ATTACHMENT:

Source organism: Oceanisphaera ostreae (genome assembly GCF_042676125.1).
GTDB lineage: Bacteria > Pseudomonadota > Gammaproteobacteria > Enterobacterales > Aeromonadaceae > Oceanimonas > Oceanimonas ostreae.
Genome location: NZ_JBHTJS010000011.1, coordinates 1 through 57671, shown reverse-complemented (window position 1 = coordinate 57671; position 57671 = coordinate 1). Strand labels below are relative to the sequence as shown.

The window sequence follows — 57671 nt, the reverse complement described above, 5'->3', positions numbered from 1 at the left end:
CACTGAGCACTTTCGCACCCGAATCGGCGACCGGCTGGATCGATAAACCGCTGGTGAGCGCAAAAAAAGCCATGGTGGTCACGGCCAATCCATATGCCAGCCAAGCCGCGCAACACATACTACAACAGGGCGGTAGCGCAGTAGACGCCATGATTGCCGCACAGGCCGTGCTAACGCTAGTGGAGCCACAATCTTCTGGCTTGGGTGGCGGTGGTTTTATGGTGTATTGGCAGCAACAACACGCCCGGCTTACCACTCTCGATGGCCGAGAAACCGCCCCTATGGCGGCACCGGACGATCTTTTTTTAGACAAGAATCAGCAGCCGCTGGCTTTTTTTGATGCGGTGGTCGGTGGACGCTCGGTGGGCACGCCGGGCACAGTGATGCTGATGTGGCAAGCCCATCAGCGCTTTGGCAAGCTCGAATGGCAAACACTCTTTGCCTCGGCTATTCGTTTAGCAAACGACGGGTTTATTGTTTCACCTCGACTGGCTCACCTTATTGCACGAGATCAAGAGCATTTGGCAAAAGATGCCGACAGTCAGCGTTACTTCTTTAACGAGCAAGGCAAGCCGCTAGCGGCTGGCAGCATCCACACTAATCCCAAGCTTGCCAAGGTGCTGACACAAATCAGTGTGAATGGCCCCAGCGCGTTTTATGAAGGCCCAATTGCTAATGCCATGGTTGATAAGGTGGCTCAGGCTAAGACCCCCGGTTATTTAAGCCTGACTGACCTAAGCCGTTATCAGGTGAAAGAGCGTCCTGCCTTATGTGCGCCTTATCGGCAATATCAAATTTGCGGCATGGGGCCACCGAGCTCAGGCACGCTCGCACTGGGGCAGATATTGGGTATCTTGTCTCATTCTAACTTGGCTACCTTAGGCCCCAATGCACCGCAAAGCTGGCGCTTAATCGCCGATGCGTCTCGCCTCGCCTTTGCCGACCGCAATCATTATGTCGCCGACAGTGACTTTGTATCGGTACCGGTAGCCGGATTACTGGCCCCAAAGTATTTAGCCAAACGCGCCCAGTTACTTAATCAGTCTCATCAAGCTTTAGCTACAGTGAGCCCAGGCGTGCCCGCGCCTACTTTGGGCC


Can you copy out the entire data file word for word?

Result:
Source organism: Oceanisphaera ostreae (genome assembly GCF_042676125.1).
GTDB lineage: Bacteria > Pseudomonadota > Gammaproteobacteria > Enterobacterales > Aeromonadaceae > Oceanimonas > Oceanimonas ostreae.
Genome location: NZ_JBHTJS010000011.1, coordinates 1 through 57671, shown reverse-complemented (window position 1 = coordinate 57671; position 57671 = coordinate 1). Strand labels below are relative to the sequence as shown.

The window sequence follows — 57671 nt, the reverse complement described above, 5'->3', positions numbered from 1 at the left end:
CACTGAGCACTTTCGCACCCGAATCGGCGACCGGCTGGATCGATAAACCGCTGGTGAGCGCAAAAAAAGCCATGGTGGTCACGGCCAATCCATATGCCAGCCAAGCCGCGCAACACATACTACAACAGGGCGGTAGCGCAGTAGACGCCATGATTGCCGCACAGGCCGTGCTAACGCTAGTGGAGCCACAATCTTCTGGCTTGGGTGGCGGTGGTTTTATGGTGTATTGGCAGCAACAACACGCCCGGCTTACCACTCTCGATGGCCGAGAAACCGCCCCTATGGCGGCACCGGACGATCTTTTTTTAGACAAGAATCAGCAGCCGCTGGCTTTTTTTGATGCGGTGGTCGGTGGACGCTCGGTGGGCACGCCGGGCACAGTGATGCTGATGTGGCAAGCCCATCAGCGCTTTGGCAAGCTCGAATGGCAAACACTCTTTGCCTCGGCTATTCGTTTAGCAAACGACGGGTTTATTGTTTCACCTCGACTGGCTCACCTTATTGCACGAGATCAAGAGCATTTGGCAAAAGATGCCGACAGTCAGCGTTACTTCTTTAACGAGCAAGGCAAGCCGCTAGCGGCTGGCAGCATCCACACTAATCCCAAGCTTGCCAAGGTGCTGACACAAATCAGTGTGAATGGCCCCAGCGCGTTTTATGAAGGCCCAATTGCTAATGCCATGGTTGATAAGGTGGCTCAGGCTAAGACCCCCGGTTATTTAAGCCTGACTGACCTAAGCCGTTATCAGGTGAAAGAGCGTCCTGCCTTATGTGCGCCTTATCGGCAATATCAAATTTGCGGCATGGGGCCACCGAGCTCAGGCACGCTCGCACTGGGGCAGATATTGGGTATCTTGTCTCATTCTAACTTGGCTACCTTAGGCCCCAATGCACCGCAAAGCTGGCGCTTAATCGCCGATGCGTCTCGCCTCGCCTTTGCCGACCGCAATCATTATGTCGCCGACAGTGACTTTGTATCGGTACCGGTAGCCGGATTACTGGCCCCAAAGTATTTAGCCAAACGCGCCCAGTTACTTAATCAGTCTCATCAAGCTTTAGCTACAGTGAGCCCAGGCGTGCCCGCGCCTACTTTGGGCC